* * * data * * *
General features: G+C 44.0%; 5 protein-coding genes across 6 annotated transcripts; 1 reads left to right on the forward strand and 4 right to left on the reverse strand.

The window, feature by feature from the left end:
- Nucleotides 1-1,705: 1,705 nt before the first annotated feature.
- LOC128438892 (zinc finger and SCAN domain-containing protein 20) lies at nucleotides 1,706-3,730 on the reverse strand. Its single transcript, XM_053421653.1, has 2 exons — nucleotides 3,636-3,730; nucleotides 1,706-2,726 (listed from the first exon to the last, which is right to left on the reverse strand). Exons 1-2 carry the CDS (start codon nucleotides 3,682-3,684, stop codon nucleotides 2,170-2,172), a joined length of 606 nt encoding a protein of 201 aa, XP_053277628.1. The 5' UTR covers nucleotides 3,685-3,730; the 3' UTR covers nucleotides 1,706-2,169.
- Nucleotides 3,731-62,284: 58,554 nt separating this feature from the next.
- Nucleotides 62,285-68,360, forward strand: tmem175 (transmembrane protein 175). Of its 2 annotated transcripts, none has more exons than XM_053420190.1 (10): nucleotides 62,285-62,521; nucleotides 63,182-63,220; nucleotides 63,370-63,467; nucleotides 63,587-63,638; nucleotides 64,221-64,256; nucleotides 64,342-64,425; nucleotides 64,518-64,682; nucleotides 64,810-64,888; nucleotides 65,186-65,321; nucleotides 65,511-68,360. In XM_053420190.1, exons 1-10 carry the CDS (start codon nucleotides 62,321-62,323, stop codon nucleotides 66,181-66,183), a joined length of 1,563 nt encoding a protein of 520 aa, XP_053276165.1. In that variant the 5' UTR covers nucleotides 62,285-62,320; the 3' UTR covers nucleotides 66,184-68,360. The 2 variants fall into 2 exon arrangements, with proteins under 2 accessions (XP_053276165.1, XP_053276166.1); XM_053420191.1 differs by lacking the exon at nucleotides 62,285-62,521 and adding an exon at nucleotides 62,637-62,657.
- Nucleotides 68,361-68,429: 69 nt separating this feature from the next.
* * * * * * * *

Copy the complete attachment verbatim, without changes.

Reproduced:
General features: G+C 44.0%; 5 protein-coding genes across 6 annotated transcripts; 1 reads left to right on the forward strand and 4 right to left on the reverse strand.

The window, feature by feature from the left end:
- Nucleotides 1-1,705: 1,705 nt before the first annotated feature.
- LOC128438892 (zinc finger and SCAN domain-containing protein 20) lies at nucleotides 1,706-3,730 on the reverse strand. Its single transcript, XM_053421653.1, has 2 exons — nucleotides 3,636-3,730; nucleotides 1,706-2,726 (listed from the first exon to the last, which is right to left on the reverse strand). Exons 1-2 carry the CDS (start codon nucleotides 3,682-3,684, stop codon nucleotides 2,170-2,172), a joined length of 606 nt encoding a protein of 201 aa, XP_053277628.1. The 5' UTR covers nucleotides 3,685-3,730; the 3' UTR covers nucleotides 1,706-2,169.
- Nucleotides 3,731-62,284: 58,554 nt separating this feature from the next.
- Nucleotides 62,285-68,360, forward strand: tmem175 (transmembrane protein 175). Of its 2 annotated transcripts, none has more exons than XM_053420190.1 (10): nucleotides 62,285-62,521; nucleotides 63,182-63,220; nucleotides 63,370-63,467; nucleotides 63,587-63,638; nucleotides 64,221-64,256; nucleotides 64,342-64,425; nucleotides 64,518-64,682; nucleotides 64,810-64,888; nucleotides 65,186-65,321; nucleotides 65,511-68,360. In XM_053420190.1, exons 1-10 carry the CDS (start codon nucleotides 62,321-62,323, stop codon nucleotides 66,181-66,183), a joined length of 1,563 nt encoding a protein of 520 aa, XP_053276165.1. In that variant the 5' UTR covers nucleotides 62,285-62,320; the 3' UTR covers nucleotides 66,184-68,360. The 2 variants fall into 2 exon arrangements, with proteins under 2 accessions (XP_053276165.1, XP_053276166.1); XM_053420191.1 differs by lacking the exon at nucleotides 62,285-62,521 and adding an exon at nucleotides 62,637-62,657.
- Nucleotides 68,361-68,429: 69 nt separating this feature from the next.